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Antipsychotics Still Widely Used in U.S. Nursing Homes

Off-label use to control behavior seems to be part of the 'culture' at some centers, one study finds

MONDAY, Jan. 11 (HealthDay News) -- Many Americans in nursing homes still get powerful antipsychotic medications, despite recent attempts by the U.S. government to rein in the practice, two new studies show.

The practice can control problem behaviors, but can also threaten physical health. Since the U.S. Food and Drug Administration instituted a "black box" warning in 2005, one study found a 19 percent decrease in the prescription of atypical antipsychotics in elderly people with dementia. But the researchers found that in 2008, antipsychotics still represented 9 percent of all prescriptions in this group.

"The [2005] safety warning pertained to an increased risk of death among individuals using these drugs, so the public health ramifications of use of these drugs in elderly people with dementia, often in nursing homes, which we consider a vulnerable population, is concerning," said Dr. E. Ray Dorsey, an assistant professor of neurology at the University of Rochester Medical Center and lead author of one of the studies in the Jan. 11 issue of the Archives of Internal Medicine.

Antipsychotics, developed to treat psychiatric conditions such as bipolar disorder and schizophrenia, are widely used "off label" to control difficult behavior in elderly people with dementia.

Indeed, Dorsey said he suspects that the vast majority of the use documented in his research is "off label."

In the United States, no antipsychotics are approved to calm behavior, although one such drug, risperidone (Risperdal), is approved for that indication in Canada. Black box warnings are rare for off-label use.

"There's a real disconnect between the evidence and the prescribing patterns," said Becky A. Briesacher, co-author of the second study, also in the Jan. 11 issue of Archives, and an associate professor of medicine at the University of Massachusetts Medical School in Worcester.

Briesacher's study concluded that seniors who were admitted to nursing homes that already had high rates of prescribing antipsychotics were more likely to get these drugs as well, indicating that an "organizational culture" may be driving the trend.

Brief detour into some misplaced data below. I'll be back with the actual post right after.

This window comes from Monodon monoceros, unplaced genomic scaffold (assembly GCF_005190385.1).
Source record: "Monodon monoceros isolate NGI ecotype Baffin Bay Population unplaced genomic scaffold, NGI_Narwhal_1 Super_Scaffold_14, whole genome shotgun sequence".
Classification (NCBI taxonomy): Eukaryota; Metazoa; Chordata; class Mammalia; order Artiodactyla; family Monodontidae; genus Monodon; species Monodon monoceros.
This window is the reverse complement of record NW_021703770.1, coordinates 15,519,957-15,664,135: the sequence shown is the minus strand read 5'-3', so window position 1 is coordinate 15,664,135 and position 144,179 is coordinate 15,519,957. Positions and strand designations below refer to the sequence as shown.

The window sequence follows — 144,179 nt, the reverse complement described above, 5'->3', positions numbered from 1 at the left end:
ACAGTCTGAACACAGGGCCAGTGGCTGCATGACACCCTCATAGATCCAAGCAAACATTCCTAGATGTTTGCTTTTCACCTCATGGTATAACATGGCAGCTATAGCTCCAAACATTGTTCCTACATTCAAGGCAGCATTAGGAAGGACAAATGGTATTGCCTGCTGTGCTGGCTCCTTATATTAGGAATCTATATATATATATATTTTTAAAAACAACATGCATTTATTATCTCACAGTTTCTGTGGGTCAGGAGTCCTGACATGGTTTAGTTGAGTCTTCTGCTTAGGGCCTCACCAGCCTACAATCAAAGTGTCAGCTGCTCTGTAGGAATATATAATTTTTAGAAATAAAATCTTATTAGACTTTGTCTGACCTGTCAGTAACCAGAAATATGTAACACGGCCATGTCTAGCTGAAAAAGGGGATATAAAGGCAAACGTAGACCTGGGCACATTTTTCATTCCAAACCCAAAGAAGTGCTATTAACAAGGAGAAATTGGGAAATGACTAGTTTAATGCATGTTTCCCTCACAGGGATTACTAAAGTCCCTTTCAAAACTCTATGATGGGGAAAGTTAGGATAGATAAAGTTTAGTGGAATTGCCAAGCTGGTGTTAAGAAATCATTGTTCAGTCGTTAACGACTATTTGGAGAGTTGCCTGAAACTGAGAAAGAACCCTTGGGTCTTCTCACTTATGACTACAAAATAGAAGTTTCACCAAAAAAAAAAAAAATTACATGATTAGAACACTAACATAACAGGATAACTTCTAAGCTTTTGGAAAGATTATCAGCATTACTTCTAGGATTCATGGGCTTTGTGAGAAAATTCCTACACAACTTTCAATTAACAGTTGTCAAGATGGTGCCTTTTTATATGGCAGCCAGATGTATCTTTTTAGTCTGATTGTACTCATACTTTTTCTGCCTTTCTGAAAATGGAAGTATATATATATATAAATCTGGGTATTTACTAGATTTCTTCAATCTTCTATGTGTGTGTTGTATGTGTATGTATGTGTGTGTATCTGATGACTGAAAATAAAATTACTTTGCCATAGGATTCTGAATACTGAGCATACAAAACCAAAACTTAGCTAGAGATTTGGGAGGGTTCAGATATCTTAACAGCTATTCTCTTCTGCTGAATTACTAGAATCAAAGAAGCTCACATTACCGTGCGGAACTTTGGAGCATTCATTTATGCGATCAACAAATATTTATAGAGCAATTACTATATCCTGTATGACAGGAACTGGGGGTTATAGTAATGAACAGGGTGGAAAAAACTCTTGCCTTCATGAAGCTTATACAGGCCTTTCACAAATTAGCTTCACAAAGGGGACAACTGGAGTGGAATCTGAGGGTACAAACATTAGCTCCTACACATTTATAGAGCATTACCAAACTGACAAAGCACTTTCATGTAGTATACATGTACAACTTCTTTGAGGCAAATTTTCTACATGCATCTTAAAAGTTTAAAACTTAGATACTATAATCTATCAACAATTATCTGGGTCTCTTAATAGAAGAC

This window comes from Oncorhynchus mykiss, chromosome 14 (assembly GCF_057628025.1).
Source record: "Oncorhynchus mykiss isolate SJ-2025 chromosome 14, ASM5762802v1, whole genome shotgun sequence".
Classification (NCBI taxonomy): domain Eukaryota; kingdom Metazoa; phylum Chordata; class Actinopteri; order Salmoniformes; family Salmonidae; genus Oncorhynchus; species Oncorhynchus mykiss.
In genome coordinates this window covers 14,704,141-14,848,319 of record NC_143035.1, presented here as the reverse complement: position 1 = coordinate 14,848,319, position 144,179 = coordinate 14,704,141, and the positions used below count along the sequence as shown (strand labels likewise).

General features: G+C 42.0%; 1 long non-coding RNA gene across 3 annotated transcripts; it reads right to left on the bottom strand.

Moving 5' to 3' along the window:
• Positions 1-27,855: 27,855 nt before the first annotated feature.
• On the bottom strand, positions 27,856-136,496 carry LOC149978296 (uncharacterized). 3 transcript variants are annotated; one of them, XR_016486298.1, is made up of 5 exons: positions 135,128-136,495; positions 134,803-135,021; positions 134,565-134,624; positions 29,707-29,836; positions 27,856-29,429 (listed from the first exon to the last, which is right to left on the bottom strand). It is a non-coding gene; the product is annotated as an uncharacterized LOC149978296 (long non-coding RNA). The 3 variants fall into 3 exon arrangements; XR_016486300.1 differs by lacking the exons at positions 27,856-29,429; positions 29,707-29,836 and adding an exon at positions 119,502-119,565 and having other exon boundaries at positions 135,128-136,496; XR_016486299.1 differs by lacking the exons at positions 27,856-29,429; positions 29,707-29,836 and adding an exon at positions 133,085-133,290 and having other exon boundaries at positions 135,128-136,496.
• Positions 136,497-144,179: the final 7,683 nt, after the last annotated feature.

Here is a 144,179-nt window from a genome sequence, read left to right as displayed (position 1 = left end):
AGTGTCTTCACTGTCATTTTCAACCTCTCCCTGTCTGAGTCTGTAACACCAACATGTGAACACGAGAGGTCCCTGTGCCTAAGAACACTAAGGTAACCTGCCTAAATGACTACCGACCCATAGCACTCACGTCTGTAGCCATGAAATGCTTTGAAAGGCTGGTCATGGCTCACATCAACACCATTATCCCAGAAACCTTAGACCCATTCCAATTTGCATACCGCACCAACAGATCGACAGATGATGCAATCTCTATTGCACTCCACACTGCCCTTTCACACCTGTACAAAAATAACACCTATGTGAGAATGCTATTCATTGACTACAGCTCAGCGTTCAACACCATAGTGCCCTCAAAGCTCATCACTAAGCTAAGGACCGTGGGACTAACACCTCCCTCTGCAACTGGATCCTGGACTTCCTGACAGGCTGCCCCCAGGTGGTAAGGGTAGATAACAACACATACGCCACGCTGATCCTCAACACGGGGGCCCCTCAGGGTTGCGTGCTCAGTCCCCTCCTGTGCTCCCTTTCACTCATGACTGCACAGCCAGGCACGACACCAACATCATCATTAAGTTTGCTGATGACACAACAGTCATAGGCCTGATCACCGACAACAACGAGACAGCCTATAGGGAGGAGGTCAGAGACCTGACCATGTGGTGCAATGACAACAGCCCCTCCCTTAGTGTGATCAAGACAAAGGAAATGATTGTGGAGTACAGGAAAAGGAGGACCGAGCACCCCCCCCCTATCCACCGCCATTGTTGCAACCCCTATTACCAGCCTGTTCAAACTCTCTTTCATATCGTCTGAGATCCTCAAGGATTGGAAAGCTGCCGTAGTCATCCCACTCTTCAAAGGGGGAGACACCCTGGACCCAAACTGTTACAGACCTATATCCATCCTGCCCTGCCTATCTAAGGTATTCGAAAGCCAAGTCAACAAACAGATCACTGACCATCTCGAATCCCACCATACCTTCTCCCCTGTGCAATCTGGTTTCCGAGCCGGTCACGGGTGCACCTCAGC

But according to Dr. Davangere Devanand, director of geriatric psychiatry at the New York State Psychiatric Institute and Columbia University College of Physicians and Surgeons in New York City, there's little else to control aggression and agitation.

"The only medications that have been shown to work are antipsychotics, but the problem is they have side effects so you get into a situation where it may work in some patients but it may cause some significant side effects in some patients. It's a balance," he said.

Dorsey's study looked mainly at atypical antipsychotic drug use -- meaning second-generation drugs. Clozapine, the first atypical antipsychotic, was introduced in the United States in 1989 and later was followed by risperidone, olanzapine and paliperidone, according to background information with the study.

The researchers looked at the number of times the subject of antipsychotics was brought up during doctors' office visits.

Between the beginning of January 2003 and March 2005, these mentions accelerated at a rate of 34 percent per year, 16 percent among elderly patients with dementia.

In the year after the advisory was issued, mention of atypical drugs dropped 2 percent overall and 19 percent among the dementia population. The declines were evident within one month of the warning.

And by 2008, antipsychotic use among this older population decreased more than 50 percent.

It's not clear if that drop was "enough," or if the drugs are still being overprescribed, said Dorsey.

"Whether or not 19 percent is an appropriate decrease or not is uncertain," he said. "We can say that atypical antipsychotics are commonly prescribed, they have no indication for this use and there is limited evidence for their efficacy," he added.

Devanand said "overuse" is difficult to define. "I don't think we have any way to know what overuse is. No one knows what the use should be," he said.

The second study found that almost one-third of residents in nursing homes were prescribed antipsychotics and that one-third of that number did not have dementia or psychosis.

Newly arrived residents were more likely to receive this type of drug if they were in a nursing home that routinely prescribed such drugs, suggesting that organizational culture and not patients are driving the trend.

"If you enter a nursing home that has a higher proportion of people on antipsychotics, you are also likely to be put on antipsychotics," Briesacher said.

More information

The U.S. National Institute of Mental Health has more on mental health medications.

SOURCES: Becky A. Briesacher, Ph.D., associate professor, medicine, University of Massachusetts Medical School, Worcester, Mass.; E. Ray Dorsey, M.D., assistant professor, neurology, University of Rochester Medical Center, Rochester, N.Y.; Davangere Devanand, M.D., director, division of geriatric psychiatry, New York State Psychiatric Institute and Columbia University College of Physicians and Surgeons, New York City; Jan. 11, 2010, Archives of Internal Medicine

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